“We had special plays in the playoffs,” Drake said. “One of them the coach would move me into the backfield and I would line up at right halfback so I’d be on the same side of the field as Joe. The play was a fake to me on a dive play. The quarterback would fake it to me and I was to go out in the end zone.

“Well,” Drake continued, “Greg made such a good fake to me that they tackled me. And I’m trying to get up so I could run my pass route and Joe saw everything that happened and he ran over there and was wide open.”

“He also intercepted a pass after that when Jenks was trying to come back late in the game,” Drake said. “The Jenks game was very exciting. Joe Potter was an outstanding receiver and had a wonderful game that day.”

One game that year still holds special significance not so much for what happened on the field but for what happened off of it.

“Our first playoff game we played Muldrow in Sallisaw,” said Drake. “They had it in Sallisaw because of the bigger stadium down there. We left somewhere around noon and on the way down one of the boys was listening to a transistor radio. That was the day President Kennedy was assassinated. That’s how we found out and I’ll never forget it. And we had that on our minds all afternoon and night. It was a pretty somber night.”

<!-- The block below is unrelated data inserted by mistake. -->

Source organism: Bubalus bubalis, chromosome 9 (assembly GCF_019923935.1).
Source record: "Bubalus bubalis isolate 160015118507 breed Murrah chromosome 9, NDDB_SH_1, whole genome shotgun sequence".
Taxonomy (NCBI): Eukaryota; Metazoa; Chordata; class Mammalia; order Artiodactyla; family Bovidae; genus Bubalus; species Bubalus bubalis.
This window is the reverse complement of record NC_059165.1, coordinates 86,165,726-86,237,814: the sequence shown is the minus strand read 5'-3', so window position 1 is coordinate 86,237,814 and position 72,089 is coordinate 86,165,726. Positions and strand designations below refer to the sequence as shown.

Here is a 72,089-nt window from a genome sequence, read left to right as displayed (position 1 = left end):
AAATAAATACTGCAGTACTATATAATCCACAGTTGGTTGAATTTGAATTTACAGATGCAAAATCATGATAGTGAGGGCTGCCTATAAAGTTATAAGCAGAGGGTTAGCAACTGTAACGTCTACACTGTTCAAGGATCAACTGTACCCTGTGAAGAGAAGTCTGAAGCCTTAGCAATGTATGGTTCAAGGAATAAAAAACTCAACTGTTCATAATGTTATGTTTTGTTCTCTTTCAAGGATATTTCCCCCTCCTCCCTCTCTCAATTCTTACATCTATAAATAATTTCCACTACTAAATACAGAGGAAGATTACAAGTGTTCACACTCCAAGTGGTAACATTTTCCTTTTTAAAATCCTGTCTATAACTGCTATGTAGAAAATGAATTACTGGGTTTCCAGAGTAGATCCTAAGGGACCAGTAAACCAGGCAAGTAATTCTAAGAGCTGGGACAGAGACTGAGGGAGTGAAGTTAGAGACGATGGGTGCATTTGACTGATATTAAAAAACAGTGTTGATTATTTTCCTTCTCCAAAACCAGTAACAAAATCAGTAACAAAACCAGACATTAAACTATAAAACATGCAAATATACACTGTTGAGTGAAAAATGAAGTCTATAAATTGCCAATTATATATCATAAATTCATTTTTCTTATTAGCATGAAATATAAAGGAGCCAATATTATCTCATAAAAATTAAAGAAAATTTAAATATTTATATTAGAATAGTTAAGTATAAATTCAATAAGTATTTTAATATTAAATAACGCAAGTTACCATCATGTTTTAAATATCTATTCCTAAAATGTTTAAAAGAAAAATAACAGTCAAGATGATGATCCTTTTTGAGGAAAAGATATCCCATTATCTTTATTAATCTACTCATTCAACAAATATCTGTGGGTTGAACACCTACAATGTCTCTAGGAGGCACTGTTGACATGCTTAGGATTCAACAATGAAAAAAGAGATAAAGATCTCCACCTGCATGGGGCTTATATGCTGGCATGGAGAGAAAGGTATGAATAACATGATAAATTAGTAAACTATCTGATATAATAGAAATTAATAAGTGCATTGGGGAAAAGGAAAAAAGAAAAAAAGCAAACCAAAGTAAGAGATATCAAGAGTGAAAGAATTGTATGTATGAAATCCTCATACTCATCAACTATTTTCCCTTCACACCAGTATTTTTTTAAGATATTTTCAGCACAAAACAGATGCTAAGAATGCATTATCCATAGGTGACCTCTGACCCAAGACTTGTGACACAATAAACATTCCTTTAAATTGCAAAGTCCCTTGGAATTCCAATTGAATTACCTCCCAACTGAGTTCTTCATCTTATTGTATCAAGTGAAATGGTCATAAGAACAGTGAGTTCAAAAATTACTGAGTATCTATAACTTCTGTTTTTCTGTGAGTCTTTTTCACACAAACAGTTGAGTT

Some of the memories from the ’63 season are of a lighter air.

“One time Dorvin Stogsdill, our center, intercepted a pass late in the game,” said Drake. “And there was only one guy who could have tackled him. Well, we all stood around and let that guy tackle him!”

“He was so mad,” Drake continued, laughing, “but we could have never lived with him if he’d have scored a touchdown!”

While both Drake and Roberts enjoy reminiscing about that ’63 team they both are avid fans of the current Ridgerunner squad. Drake has been a long time booster to Ridgerunner athletics.

“These boys the last two or three years here in Grove have just been exceptional,” said Drake. “They’ve had exceptional teams and a lot more talent than what we had back in the old days! A lot bigger and a lot faster!”

Just like today the community was solidly behind the Ridgerunner football team during Drake and Robert’s playing days.

“Back in the old days you could go by the stores and they’d have a sign on the door at four o’clock or so that said ‘gone to the football game’,” Drake said.

The 1963 Ridgerunner football team has gone down in the history books as one of the most successful squads that GHS has ever fielded. But bare facts and statistics alone, nor plaques and awards, can represent the full spectrum of the spirit of that team and its impact on the community.